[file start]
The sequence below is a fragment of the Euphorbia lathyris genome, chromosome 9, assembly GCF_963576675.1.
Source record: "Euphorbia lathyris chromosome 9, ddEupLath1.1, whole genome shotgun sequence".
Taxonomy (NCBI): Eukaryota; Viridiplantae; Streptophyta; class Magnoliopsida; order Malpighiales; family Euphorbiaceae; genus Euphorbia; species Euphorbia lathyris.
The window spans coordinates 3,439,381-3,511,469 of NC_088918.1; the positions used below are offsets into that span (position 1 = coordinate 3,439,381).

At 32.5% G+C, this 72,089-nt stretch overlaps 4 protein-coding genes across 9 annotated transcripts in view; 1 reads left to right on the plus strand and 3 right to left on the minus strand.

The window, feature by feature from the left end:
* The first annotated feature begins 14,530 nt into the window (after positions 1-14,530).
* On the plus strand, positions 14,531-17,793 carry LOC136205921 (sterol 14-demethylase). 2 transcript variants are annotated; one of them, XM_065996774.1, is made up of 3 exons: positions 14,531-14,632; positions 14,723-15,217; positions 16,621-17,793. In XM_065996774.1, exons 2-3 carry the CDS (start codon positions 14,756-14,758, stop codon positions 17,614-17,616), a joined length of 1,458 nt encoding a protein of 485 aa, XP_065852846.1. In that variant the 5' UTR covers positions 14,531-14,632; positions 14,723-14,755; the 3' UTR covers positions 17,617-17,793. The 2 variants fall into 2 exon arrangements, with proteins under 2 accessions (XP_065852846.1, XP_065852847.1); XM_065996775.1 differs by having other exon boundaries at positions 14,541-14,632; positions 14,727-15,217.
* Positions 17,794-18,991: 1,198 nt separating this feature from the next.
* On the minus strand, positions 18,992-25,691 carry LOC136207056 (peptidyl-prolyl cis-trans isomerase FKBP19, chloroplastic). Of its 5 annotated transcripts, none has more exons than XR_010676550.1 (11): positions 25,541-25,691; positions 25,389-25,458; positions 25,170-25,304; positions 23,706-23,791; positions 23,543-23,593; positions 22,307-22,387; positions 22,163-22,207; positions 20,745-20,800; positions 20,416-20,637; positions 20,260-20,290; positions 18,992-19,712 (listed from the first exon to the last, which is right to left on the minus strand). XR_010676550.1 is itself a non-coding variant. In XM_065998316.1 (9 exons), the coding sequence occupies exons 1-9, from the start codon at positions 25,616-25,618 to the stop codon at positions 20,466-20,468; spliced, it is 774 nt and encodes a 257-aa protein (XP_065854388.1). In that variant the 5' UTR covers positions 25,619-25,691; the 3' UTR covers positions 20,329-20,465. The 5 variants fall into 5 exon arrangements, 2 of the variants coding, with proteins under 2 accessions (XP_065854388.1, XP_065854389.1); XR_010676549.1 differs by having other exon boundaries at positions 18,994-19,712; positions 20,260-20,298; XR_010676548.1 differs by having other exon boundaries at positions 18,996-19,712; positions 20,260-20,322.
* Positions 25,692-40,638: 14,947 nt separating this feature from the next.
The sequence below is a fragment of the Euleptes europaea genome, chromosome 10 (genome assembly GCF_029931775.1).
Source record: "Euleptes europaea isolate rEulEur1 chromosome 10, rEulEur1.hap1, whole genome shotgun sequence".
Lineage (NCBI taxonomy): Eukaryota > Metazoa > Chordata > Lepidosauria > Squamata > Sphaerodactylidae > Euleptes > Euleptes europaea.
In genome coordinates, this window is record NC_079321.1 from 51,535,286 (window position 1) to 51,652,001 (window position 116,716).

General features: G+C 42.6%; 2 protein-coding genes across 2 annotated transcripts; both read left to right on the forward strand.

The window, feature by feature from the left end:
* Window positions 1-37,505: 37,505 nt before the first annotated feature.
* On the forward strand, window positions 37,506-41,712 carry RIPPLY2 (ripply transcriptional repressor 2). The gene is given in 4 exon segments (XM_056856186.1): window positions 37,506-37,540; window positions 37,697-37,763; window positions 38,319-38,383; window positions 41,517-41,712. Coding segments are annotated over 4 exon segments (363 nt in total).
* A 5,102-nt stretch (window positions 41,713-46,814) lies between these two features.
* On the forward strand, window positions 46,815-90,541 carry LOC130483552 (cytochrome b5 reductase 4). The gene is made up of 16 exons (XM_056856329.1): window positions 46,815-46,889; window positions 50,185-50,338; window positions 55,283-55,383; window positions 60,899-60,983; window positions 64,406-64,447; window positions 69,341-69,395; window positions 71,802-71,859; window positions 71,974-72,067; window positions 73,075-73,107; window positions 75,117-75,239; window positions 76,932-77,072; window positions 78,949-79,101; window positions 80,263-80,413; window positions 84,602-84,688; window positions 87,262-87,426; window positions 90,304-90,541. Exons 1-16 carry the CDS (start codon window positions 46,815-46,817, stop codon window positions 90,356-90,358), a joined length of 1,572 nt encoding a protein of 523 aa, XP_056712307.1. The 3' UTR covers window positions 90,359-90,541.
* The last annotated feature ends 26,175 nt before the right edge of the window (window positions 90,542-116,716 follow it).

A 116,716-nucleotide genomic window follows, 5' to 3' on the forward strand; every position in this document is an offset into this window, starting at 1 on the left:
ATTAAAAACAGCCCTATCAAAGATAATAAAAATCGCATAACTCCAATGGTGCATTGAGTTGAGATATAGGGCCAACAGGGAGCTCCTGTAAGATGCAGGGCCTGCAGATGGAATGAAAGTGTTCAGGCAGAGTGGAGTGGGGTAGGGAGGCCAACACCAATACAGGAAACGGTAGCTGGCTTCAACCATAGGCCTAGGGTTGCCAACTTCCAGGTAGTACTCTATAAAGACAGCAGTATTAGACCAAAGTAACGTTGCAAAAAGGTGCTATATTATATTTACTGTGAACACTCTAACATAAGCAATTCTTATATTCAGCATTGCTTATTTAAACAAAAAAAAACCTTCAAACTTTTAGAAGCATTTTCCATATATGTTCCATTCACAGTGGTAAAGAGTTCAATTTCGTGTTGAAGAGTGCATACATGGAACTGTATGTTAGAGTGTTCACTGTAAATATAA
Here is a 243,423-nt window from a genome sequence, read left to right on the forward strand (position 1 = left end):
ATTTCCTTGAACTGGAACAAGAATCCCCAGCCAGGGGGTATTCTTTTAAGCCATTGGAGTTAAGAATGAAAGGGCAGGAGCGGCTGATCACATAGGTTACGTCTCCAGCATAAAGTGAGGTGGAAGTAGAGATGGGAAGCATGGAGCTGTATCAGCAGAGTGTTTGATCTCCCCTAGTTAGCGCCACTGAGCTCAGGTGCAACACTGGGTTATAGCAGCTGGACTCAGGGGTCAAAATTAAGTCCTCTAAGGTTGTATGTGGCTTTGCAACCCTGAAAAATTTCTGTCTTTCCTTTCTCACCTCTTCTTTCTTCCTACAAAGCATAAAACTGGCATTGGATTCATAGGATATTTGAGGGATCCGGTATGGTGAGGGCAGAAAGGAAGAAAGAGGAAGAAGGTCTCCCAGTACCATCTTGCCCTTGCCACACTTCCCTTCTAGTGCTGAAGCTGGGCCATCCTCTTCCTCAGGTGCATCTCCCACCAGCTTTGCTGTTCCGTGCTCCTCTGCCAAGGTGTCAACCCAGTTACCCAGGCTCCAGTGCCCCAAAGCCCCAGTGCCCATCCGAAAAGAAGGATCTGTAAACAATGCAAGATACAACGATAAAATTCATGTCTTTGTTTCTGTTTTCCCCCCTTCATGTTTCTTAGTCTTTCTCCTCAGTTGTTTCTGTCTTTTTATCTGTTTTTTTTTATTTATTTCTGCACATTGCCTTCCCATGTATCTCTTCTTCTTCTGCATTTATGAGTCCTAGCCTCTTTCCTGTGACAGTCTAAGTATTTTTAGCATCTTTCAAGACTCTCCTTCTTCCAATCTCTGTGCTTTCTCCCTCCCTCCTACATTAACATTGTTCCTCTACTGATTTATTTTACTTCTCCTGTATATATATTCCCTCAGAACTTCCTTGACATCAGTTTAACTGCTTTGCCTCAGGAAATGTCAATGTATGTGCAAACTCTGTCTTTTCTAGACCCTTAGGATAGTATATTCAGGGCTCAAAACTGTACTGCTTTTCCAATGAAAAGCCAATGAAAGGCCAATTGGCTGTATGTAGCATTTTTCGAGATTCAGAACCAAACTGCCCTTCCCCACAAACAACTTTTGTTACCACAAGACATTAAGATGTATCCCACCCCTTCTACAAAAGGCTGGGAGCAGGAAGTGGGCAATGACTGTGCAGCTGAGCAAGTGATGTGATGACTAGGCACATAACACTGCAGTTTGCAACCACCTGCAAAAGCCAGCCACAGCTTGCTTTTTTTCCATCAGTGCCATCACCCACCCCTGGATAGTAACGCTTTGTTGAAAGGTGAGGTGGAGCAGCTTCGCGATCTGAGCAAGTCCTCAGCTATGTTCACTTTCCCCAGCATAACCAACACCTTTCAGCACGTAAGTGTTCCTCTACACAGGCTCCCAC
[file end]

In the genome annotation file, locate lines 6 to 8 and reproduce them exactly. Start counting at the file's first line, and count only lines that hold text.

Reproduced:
The window, feature by feature from the left end:
* The first annotated feature begins 14,530 nt into the window (after positions 1-14,530).
* On the plus strand, positions 14,531-17,793 carry LOC136205921 (sterol 14-demethylase). 2 transcript variants are annotated; one of them, XM_065996774.1, is made up of 3 exons: positions 14,531-14,632; positions 14,723-15,217; positions 16,621-17,793. In XM_065996774.1, exons 2-3 carry the CDS (start codon positions 14,756-14,758, stop codon positions 17,614-17,616), a joined length of 1,458 nt encoding a protein of 485 aa, XP_065852846.1. In that variant the 5' UTR covers positions 14,531-14,632; positions 14,723-14,755; the 3' UTR covers positions 17,617-17,793. The 2 variants fall into 2 exon arrangements, with proteins under 2 accessions (XP_065852846.1, XP_065852847.1); XM_065996775.1 differs by having other exon boundaries at positions 14,541-14,632; positions 14,727-15,217.